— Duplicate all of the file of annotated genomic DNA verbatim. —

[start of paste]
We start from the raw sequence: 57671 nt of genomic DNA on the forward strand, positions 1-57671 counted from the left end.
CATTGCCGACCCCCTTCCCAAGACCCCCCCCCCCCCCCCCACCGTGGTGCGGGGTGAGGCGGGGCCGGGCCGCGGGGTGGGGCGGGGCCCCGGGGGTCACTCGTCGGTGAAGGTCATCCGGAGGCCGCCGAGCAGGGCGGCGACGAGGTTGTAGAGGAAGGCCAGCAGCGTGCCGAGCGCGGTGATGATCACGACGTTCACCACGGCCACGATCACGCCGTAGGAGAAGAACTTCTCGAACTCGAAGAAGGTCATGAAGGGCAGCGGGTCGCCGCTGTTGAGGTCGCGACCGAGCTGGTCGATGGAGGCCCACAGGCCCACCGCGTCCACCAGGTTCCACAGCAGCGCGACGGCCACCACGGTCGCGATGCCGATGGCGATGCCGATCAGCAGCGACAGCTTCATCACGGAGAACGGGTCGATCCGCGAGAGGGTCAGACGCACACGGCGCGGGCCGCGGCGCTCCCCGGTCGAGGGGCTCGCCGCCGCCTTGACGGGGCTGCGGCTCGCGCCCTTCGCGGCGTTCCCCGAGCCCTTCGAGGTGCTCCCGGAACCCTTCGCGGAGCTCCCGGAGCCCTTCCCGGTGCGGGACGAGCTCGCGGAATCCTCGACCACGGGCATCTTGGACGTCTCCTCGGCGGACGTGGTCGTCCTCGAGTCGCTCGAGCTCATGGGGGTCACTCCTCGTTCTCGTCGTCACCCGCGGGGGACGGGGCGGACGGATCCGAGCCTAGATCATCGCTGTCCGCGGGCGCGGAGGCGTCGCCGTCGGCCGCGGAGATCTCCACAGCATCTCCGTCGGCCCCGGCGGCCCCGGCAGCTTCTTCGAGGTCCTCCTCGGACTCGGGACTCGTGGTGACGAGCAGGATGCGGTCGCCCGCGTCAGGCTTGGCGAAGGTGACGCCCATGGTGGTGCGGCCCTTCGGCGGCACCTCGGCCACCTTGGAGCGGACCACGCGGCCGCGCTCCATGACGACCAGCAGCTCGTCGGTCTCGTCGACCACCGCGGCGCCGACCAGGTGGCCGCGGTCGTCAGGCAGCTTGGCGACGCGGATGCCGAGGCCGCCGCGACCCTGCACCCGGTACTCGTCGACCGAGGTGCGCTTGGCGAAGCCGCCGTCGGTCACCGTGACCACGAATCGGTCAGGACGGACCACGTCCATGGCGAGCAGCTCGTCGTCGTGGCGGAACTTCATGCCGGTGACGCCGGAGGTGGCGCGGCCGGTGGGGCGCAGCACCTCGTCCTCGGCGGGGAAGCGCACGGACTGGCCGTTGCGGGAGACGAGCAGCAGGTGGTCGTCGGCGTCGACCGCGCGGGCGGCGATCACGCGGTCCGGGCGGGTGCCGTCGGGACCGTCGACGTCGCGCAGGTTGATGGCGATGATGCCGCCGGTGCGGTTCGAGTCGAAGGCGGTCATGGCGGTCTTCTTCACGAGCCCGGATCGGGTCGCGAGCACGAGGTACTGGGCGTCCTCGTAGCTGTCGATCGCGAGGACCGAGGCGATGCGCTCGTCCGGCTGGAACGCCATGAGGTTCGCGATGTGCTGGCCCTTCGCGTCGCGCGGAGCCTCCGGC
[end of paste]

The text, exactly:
We start from the raw sequence: 57671 nt of genomic DNA on the forward strand, positions 1-57671 counted from the left end.
CATTGCCGACCCCCTTCCCAAGACCCCCCCCCCCCCCCCCACCGTGGTGCGGGGTGAGGCGGGGCCGGGCCGCGGGGTGGGGCGGGGCCCCGGGGGTCACTCGTCGGTGAAGGTCATCCGGAGGCCGCCGAGCAGGGCGGCGACGAGGTTGTAGAGGAAGGCCAGCAGCGTGCCGAGCGCGGTGATGATCACGACGTTCACCACGGCCACGATCACGCCGTAGGAGAAGAACTTCTCGAACTCGAAGAAGGTCATGAAGGGCAGCGGGTCGCCGCTGTTGAGGTCGCGACCGAGCTGGTCGATGGAGGCCCACAGGCCCACCGCGTCCACCAGGTTCCACAGCAGCGCGACGGCCACCACGGTCGCGATGCCGATGGCGATGCCGATCAGCAGCGACAGCTTCATCACGGAGAACGGGTCGATCCGCGAGAGGGTCAGACGCACACGGCGCGGGCCGCGGCGCTCCCCGGTCGAGGGGCTCGCCGCCGCCTTGACGGGGCTGCGGCTCGCGCCCTTCGCGGCGTTCCCCGAGCCCTTCGAGGTGCTCCCGGAACCCTTCGCGGAGCTCCCGGAGCCCTTCCCGGTGCGGGACGAGCTCGCGGAATCCTCGACCACGGGCATCTTGGACGTCTCCTCGGCGGACGTGGTCGTCCTCGAGTCGCTCGAGCTCATGGGGGTCACTCCTCGTTCTCGTCGTCACCCGCGGGGGACGGGGCGGACGGATCCGAGCCTAGATCATCGCTGTCCGCGGGCGCGGAGGCGTCGCCGTCGGCCGCGGAGATCTCCACAGCATCTCCGTCGGCCCCGGCGGCCCCGGCAGCTTCTTCGAGGTCCTCCTCGGACTCGGGACTCGTGGTGACGAGCAGGATGCGGTCGCCCGCGTCAGGCTTGGCGAAGGTGACGCCCATGGTGGTGCGGCCCTTCGGCGGCACCTCGGCCACCTTGGAGCGGACCACGCGGCCGCGCTCCATGACGACCAGCAGCTCGTCGGTCTCGTCGACCACCGCGGCGCCGACCAGGTGGCCGCGGTCGTCAGGCAGCTTGGCGACGCGGATGCCGAGGCCGCCGCGACCCTGCACCCGGTACTCGTCGACCGAGGTGCGCTTGGCGAAGCCGCCGTCGGTCACCGTGACCACGAATCGGTCAGGACGGACCACGTCCATGGCGAGCAGCTCGTCGTCGTGGCGGAACTTCATGCCGGTGACGCCGGAGGTGGCGCGGCCGGTGGGGCGCAGCACCTCGTCCTCGGCGGGGAAGCGCACGGACTGGCCGTTGCGGGAGACGAGCAGCAGGTGGTCGTCGGCGTCGACCGCGCGGGCGGCGATCACGCGGTCCGGGCGGGTGCCGTCGGGACCGTCGACGTCGCGCAGGTTGATGGCGATGATGCCGCCGGTGCGGTTCGAGTCGAAGGCGGTCATGGCGGTCTTCTTCACGAGCCCGGATCGGGTCGCGAGCACGAGGTACTGGGCGTCCTCGTAGCTGTCGATCGCGAGGACCGAGGCGATGCGCTCGTCCGGCTGGAACGCCATGAGGTTCGCGATGTGCTGGCCCTTCGCGTCGCGCGGAGCCTCCGGC